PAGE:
bennygoodman

“Looking Back: Goodbye Benny, et al” by Arnie Koch

When the Benny Goodman Orchestra appeared at the Metropolitan Theater in Boston in May 1937, the Boston Morning Globe reported: “The Metropolitan Theater yesterday appeared to hold every boy and girl in Greater Boston who could beg a school ‘absent’ excuse from a tolerant parent. Benny Goodman, King of Swing, is in town, which means that the youngsters of the city are in their seventh heaven of rapture. What shrieks of joy as he played ‘Alexander’s Ragtime Band’ in his own swingy rhythms! What yells and whistles and stampings followed Gene Krupa’s drumming exhibitions!” Read more at the Melrose Free Press: http://www.wickedlocal.com/melrose/archive/x1259742252/Looking-Back-Goodbye-Benny-et-al#ixzz1TG0j8R8c


Here’s to The Vocalists! by Arnie Koch

Seldom acknowledged is how many big bands provided the “launching pads” for their vocalists who went on to fame and. sometimes, fortunes. Many became as important and familiar to the public as their former employers,  .As the big band era began to fade,  their  careers  blossomed.  It is an impressive list: Continue reading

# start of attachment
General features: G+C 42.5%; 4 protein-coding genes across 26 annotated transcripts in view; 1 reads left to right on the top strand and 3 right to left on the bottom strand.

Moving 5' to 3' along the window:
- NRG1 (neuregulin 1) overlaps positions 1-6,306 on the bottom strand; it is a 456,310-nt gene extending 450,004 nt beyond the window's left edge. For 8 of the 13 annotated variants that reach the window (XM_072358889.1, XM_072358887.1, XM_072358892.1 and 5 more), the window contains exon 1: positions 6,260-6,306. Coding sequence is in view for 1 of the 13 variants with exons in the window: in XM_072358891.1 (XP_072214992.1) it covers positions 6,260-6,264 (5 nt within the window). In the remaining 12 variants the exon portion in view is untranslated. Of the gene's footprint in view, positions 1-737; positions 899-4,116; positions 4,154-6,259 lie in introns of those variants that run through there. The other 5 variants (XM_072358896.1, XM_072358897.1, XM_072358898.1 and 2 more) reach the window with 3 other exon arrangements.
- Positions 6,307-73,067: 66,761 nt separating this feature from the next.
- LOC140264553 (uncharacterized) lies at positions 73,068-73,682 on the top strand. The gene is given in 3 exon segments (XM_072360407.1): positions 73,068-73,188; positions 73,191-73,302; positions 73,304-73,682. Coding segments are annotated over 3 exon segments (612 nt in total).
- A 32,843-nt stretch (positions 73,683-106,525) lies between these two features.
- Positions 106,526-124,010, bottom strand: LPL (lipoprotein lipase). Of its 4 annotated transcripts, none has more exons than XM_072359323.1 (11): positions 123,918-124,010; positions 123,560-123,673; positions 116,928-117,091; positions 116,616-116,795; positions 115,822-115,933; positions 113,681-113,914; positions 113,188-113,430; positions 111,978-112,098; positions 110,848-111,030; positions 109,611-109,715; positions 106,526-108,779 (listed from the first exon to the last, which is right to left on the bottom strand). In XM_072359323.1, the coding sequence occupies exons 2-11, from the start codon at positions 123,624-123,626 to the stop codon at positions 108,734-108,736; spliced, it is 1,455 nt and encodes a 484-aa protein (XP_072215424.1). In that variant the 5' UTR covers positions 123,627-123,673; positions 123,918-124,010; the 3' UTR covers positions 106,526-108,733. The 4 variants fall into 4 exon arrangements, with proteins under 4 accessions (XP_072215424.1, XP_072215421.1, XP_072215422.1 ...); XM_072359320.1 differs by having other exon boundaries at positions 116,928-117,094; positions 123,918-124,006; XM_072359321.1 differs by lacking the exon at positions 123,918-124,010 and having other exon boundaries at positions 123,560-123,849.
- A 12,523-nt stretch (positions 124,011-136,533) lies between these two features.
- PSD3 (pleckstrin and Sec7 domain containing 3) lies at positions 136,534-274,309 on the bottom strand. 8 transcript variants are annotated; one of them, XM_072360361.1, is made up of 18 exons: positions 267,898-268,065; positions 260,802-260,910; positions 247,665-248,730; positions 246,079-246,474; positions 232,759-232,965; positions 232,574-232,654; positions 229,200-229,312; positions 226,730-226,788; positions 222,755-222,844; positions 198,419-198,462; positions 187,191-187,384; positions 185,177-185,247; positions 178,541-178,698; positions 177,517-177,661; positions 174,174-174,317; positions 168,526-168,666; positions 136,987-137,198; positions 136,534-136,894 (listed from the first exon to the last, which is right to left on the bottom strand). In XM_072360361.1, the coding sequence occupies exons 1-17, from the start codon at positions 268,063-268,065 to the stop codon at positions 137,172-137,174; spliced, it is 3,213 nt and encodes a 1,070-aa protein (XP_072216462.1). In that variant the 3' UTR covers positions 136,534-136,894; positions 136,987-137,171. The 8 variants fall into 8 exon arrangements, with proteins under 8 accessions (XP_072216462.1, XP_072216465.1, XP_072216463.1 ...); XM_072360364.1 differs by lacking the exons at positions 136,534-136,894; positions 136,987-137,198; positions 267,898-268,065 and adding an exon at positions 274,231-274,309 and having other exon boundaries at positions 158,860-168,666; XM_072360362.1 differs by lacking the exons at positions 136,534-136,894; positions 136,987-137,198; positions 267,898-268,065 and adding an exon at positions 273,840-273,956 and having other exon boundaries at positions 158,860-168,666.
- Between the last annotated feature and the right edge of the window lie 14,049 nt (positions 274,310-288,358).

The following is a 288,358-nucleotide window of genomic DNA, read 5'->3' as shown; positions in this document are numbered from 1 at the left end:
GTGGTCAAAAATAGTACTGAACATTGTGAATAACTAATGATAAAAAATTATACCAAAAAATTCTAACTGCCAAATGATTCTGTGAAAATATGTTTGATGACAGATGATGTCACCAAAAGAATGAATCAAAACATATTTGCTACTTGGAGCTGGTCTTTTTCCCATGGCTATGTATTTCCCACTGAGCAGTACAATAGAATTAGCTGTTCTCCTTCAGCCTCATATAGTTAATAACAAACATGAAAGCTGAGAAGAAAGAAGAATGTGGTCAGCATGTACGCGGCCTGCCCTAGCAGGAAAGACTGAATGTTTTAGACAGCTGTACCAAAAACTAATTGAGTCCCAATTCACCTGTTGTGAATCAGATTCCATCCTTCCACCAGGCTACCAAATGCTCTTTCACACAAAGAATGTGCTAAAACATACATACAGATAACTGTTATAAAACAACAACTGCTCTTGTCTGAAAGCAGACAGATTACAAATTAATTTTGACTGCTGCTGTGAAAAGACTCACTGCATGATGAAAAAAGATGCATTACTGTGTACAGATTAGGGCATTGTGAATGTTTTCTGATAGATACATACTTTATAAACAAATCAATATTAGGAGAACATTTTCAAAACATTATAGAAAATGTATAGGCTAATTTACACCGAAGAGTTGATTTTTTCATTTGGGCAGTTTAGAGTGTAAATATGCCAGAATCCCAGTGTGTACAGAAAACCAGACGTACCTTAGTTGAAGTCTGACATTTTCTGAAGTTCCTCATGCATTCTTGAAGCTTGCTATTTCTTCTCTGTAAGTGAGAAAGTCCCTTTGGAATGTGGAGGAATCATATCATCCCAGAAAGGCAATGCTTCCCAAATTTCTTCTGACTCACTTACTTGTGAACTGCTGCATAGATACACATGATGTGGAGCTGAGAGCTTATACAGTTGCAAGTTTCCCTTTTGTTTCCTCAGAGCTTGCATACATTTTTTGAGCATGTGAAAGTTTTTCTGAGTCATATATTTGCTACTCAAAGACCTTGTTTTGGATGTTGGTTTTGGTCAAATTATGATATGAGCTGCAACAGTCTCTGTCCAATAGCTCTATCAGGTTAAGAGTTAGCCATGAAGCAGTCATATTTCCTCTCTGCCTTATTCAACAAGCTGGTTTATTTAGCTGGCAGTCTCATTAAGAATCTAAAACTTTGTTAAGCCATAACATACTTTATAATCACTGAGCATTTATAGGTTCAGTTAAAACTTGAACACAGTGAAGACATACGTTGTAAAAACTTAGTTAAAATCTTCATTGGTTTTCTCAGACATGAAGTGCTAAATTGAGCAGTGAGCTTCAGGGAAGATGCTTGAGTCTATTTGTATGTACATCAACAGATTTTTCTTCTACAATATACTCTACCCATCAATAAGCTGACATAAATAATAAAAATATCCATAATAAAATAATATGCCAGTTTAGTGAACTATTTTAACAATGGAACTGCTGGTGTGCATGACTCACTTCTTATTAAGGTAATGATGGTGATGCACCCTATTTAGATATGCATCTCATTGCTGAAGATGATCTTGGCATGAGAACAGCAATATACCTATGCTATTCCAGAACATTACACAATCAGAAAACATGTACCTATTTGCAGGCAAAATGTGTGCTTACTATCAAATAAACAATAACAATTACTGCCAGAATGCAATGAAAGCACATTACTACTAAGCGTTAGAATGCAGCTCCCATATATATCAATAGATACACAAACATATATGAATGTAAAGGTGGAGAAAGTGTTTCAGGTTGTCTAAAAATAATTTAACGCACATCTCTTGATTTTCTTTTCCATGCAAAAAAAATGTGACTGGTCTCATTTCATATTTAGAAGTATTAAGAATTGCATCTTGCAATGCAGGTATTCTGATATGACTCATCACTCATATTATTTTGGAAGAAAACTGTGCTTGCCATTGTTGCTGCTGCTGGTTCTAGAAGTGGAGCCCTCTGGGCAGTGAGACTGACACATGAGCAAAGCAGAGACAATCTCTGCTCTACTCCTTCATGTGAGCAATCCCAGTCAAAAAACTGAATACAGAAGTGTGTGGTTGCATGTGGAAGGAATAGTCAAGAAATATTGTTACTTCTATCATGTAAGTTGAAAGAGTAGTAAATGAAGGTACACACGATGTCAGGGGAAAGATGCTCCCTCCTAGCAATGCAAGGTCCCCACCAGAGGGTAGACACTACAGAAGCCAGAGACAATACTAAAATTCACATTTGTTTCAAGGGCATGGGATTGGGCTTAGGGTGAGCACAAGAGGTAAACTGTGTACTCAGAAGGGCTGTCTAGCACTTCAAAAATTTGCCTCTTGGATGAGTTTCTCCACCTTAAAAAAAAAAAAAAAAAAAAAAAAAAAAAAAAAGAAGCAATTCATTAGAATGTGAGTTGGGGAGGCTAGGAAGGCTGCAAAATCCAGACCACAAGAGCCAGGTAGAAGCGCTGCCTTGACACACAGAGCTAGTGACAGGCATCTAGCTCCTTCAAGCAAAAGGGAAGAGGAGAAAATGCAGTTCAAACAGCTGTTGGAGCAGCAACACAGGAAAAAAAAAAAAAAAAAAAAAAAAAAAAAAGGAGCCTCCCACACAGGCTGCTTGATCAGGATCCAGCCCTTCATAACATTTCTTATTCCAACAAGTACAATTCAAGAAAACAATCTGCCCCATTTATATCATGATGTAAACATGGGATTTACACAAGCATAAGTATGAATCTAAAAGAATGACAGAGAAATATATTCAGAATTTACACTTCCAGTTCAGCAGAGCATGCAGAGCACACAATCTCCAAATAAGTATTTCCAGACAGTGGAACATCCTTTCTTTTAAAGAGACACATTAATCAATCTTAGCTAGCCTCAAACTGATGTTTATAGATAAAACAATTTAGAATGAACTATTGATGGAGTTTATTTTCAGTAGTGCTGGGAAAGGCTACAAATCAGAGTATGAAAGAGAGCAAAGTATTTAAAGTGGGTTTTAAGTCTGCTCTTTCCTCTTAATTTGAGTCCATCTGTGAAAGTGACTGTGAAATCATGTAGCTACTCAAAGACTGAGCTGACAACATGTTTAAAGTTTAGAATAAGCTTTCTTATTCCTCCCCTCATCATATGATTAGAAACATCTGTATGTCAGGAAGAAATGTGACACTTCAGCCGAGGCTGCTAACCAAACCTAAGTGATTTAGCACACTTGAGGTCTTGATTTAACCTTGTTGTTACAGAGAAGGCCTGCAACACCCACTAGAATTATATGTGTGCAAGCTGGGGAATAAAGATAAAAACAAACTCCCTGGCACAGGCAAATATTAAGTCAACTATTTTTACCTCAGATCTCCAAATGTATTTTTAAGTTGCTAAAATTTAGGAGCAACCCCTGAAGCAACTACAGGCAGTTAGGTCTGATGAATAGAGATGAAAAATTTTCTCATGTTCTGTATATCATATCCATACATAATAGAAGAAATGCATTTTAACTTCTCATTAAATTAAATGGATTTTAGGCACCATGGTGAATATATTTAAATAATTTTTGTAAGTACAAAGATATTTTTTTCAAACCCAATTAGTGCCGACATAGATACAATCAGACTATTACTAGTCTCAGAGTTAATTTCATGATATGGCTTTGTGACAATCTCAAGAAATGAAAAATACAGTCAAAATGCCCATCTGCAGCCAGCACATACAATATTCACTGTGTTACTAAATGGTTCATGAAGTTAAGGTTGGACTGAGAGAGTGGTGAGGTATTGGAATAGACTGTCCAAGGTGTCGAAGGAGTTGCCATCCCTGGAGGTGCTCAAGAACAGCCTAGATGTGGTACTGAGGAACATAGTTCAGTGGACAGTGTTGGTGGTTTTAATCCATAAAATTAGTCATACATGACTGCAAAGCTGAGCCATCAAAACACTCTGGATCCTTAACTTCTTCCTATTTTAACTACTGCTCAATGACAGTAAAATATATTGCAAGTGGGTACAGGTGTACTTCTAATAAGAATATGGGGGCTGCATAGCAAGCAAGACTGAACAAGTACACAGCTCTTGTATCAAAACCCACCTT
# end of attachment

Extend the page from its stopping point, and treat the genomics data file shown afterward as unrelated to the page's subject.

Charlie’s Angel by Arnie Koch

Dick Ruedebusch from Milwaukee was a powerhouse on the trumpet, similar to Al Hirt. In 1965, Dick was playing with the Salt City Six in the Lounge at the Cape Colony Inn in Cocoa Beach, Florida.  The Tommy Dorsey Orchestra, led by Sam Donahue with featured vocalist, Frank Sinatra, Jr. was playing in the main ball room.

The band also featured lead trumpet player, Charlie Shavers. Shavers had first joined Tommy Dorsey in1945 to play the jazz chair and sometime lead trumpet. It was the first time an African-American had become a regular member of the band. Peggy Schwartz, a member of Dorsey’s Sentimentalists, recalled that, despite his importance to the band, “Charlie had to go through the backdoor of hotels on the road. He could never eat with the rest of the band. We had to bring him whatever he wanted from the restaurant or diner.” Continue reading